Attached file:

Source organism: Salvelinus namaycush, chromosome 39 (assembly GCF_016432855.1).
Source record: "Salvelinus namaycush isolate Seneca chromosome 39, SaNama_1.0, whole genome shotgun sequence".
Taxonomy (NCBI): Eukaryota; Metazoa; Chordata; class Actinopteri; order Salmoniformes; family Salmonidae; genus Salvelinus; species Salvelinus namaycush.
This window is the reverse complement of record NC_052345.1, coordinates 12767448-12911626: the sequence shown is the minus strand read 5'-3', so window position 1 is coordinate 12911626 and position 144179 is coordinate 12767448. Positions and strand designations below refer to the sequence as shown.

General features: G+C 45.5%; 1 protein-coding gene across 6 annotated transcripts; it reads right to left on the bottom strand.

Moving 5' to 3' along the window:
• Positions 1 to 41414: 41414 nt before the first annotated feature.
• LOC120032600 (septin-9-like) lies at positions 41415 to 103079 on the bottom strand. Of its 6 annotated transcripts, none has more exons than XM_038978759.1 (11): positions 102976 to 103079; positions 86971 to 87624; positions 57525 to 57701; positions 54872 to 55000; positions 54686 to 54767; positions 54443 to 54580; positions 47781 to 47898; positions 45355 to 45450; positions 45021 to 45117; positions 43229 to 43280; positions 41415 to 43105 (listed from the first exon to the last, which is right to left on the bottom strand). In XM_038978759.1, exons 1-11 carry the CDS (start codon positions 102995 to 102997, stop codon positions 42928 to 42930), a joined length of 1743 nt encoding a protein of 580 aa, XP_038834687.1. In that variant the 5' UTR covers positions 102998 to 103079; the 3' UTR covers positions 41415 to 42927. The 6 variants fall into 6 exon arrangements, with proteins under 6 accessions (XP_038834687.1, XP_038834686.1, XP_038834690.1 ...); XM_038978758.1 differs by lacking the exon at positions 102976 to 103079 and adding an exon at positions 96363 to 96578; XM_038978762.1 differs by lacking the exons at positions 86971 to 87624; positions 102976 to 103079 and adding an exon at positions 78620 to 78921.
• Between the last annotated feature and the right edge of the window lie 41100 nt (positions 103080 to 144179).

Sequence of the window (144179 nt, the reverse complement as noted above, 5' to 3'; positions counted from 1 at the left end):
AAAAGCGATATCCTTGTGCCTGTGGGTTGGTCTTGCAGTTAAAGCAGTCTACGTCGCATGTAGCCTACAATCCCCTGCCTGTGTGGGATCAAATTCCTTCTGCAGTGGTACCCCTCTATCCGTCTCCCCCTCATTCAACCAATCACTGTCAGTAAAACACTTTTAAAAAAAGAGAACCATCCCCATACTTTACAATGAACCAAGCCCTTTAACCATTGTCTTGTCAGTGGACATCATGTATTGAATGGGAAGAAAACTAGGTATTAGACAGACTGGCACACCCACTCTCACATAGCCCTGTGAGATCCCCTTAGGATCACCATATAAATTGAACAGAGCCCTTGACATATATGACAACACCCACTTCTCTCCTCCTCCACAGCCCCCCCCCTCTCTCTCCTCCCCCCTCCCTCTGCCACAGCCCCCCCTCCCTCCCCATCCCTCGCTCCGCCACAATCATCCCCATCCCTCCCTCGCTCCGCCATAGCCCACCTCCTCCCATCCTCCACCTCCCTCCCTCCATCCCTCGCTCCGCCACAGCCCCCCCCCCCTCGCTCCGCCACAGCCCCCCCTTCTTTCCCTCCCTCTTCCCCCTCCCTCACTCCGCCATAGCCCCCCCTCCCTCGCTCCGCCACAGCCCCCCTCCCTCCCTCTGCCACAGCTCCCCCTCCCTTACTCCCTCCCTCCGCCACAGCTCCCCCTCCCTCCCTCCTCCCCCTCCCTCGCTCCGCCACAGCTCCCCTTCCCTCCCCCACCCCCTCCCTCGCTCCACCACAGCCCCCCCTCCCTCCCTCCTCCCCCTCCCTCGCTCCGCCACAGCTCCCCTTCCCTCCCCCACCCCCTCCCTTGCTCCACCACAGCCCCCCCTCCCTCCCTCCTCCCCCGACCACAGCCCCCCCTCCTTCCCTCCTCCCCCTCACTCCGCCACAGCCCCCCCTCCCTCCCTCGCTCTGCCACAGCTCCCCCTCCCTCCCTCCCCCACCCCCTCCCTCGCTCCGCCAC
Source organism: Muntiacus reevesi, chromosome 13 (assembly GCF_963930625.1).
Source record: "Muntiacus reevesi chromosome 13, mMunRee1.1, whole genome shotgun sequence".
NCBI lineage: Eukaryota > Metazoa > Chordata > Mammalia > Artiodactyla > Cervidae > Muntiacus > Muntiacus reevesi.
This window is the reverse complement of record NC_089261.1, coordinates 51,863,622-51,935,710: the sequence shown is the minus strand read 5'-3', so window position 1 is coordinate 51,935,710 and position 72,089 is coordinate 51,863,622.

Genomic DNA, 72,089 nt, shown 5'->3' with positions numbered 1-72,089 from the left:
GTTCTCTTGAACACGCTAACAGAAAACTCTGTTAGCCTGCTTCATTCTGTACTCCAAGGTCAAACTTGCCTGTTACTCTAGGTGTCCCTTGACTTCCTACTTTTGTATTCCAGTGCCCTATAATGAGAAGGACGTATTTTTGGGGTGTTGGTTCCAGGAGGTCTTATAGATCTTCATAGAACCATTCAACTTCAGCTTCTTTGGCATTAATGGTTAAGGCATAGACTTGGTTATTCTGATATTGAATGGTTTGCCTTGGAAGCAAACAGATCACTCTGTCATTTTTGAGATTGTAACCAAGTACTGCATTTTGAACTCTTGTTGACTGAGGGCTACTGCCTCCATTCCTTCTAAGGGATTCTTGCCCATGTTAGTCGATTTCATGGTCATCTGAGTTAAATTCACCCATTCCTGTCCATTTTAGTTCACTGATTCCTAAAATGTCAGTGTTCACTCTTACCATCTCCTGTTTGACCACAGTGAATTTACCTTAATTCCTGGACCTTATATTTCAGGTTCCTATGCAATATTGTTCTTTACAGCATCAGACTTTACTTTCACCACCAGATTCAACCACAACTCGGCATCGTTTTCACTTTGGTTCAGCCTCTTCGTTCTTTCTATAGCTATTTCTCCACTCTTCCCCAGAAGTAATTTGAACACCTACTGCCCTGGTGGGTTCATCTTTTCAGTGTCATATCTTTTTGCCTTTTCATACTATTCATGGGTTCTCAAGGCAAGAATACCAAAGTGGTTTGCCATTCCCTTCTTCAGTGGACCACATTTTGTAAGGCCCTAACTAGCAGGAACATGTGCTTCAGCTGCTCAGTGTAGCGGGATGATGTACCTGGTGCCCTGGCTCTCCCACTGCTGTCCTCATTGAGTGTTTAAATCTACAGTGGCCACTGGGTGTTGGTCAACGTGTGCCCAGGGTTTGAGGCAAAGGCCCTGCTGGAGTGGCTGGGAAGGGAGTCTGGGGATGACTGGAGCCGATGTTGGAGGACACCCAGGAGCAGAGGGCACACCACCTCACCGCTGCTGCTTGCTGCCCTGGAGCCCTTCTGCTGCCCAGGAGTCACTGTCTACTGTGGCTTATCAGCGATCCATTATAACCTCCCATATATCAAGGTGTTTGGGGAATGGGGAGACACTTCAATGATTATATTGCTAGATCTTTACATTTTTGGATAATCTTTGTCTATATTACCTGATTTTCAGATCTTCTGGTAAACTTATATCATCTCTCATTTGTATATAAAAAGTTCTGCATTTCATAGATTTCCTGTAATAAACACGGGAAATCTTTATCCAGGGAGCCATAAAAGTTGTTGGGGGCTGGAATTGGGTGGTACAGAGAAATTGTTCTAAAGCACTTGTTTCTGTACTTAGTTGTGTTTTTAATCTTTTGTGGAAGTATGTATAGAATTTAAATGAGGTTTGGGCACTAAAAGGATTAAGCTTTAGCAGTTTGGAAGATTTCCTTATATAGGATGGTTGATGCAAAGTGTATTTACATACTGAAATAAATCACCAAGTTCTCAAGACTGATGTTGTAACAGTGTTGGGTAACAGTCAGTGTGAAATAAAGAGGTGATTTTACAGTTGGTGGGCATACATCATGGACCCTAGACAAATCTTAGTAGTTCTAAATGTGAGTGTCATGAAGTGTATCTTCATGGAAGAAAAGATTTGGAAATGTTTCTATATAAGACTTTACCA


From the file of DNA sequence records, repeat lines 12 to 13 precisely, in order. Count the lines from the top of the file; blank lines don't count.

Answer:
Source organism: Muntiacus reevesi, chromosome 13 (assembly GCF_963930625.1).
Source record: "Muntiacus reevesi chromosome 13, mMunRee1.1, whole genome shotgun sequence".